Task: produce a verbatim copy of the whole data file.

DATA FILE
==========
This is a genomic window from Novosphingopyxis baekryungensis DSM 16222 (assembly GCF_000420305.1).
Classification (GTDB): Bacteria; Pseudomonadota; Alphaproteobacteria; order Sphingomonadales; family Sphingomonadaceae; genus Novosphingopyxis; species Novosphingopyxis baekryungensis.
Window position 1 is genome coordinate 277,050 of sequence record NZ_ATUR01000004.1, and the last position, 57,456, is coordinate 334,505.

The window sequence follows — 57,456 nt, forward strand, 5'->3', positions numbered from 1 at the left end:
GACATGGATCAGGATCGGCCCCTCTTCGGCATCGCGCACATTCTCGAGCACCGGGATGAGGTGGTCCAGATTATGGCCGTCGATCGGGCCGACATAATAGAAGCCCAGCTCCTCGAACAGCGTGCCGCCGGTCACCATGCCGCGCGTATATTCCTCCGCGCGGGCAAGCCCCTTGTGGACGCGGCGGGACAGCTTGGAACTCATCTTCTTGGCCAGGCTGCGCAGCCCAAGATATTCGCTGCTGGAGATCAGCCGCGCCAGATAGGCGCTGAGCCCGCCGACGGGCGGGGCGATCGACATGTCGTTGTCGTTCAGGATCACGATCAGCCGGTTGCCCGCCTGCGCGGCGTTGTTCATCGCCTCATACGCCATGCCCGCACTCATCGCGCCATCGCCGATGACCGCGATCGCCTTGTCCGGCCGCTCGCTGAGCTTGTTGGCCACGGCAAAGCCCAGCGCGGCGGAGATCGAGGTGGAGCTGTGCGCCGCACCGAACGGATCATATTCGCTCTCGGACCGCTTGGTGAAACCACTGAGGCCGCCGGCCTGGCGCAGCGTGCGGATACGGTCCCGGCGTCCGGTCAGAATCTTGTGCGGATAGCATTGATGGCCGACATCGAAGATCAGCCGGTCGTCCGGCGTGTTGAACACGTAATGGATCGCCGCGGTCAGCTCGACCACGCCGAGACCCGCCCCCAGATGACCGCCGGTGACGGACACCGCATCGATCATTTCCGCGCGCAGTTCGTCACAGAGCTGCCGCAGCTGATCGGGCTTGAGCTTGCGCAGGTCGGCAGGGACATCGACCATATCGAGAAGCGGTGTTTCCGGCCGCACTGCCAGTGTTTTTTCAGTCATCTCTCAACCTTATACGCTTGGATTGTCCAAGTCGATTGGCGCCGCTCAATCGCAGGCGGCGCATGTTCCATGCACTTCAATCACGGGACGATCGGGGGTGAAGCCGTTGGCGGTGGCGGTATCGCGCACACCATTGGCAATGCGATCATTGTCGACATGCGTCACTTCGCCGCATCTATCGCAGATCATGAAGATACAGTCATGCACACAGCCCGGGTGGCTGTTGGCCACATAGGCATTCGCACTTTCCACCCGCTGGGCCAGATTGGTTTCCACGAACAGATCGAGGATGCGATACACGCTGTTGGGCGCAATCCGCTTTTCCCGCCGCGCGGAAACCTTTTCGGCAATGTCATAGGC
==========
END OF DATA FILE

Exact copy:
This is a genomic window from Novosphingopyxis baekryungensis DSM 16222 (assembly GCF_000420305.1).
Classification (GTDB): Bacteria; Pseudomonadota; Alphaproteobacteria; order Sphingomonadales; family Sphingomonadaceae; genus Novosphingopyxis; species Novosphingopyxis baekryungensis.
Window position 1 is genome coordinate 277,050 of sequence record NZ_ATUR01000004.1, and the last position, 57,456, is coordinate 334,505.

The window sequence follows — 57,456 nt, forward strand, 5'->3', positions numbered from 1 at the left end:
GACATGGATCAGGATCGGCCCCTCTTCGGCATCGCGCACATTCTCGAGCACCGGGATGAGGTGGTCCAGATTATGGCCGTCGATCGGGCCGACATAATAGAAGCCCAGCTCCTCGAACAGCGTGCCGCCGGTCACCATGCCGCGCGTATATTCCTCCGCGCGGGCAAGCCCCTTGTGGACGCGGCGGGACAGCTTGGAACTCATCTTCTTGGCCAGGCTGCGCAGCCCAAGATATTCGCTGCTGGAGATCAGCCGCGCCAGATAGGCGCTGAGCCCGCCGACGGGCGGGGCGATCGACATGTCGTTGTCGTTCAGGATCACGATCAGCCGGTTGCCCGCCTGCGCGGCGTTGTTCATCGCCTCATACGCCATGCCCGCACTCATCGCGCCATCGCCGATGACCGCGATCGCCTTGTCCGGCCGCTCGCTGAGCTTGTTGGCCACGGCAAAGCCCAGCGCGGCGGAGATCGAGGTGGAGCTGTGCGCCGCACCGAACGGATCATATTCGCTCTCGGACCGCTTGGTGAAACCACTGAGGCCGCCGGCCTGGCGCAGCGTGCGGATACGGTCCCGGCGTCCGGTCAGAATCTTGTGCGGATAGCATTGATGGCCGACATCGAAGATCAGCCGGTCGTCCGGCGTGTTGAACACGTAATGGATCGCCGCGGTCAGCTCGACCACGCCGAGACCCGCCCCCAGATGACCGCCGGTGACGGACACCGCATCGATCATTTCCGCGCGCAGTTCGTCACAGAGCTGCCGCAGCTGATCGGGCTTGAGCTTGCGCAGGTCGGCAGGGACATCGACCATATCGAGAAGCGGTGTTTCCGGCCGCACTGCCAGTGTTTTTTCAGTCATCTCTCAACCTTATACGCTTGGATTGTCCAAGTCGATTGGCGCCGCTCAATCGCAGGCGGCGCATGTTCCATGCACTTCAATCACGGGACGATCGGGGGTGAAGCCGTTGGCGGTGGCGGTATCGCGCACACCATTGGCAATGCGATCATTGTCGACATGCGTCACTTCGCCGCATCTATCGCAGATCATGAAGATACAGTCATGCACACAGCCCGGGTGGCTGTTGGCCACATAGGCATTCGCACTTTCCACCCGCTGGGCCAGATTGGTTTCCACGAACAGATCGAGGATGCGATACACGCTGTTGGGCGCAATCCGCTTTTCCCGCCGCGCGGAAACCTTTTCGGCAATGTCATAGGC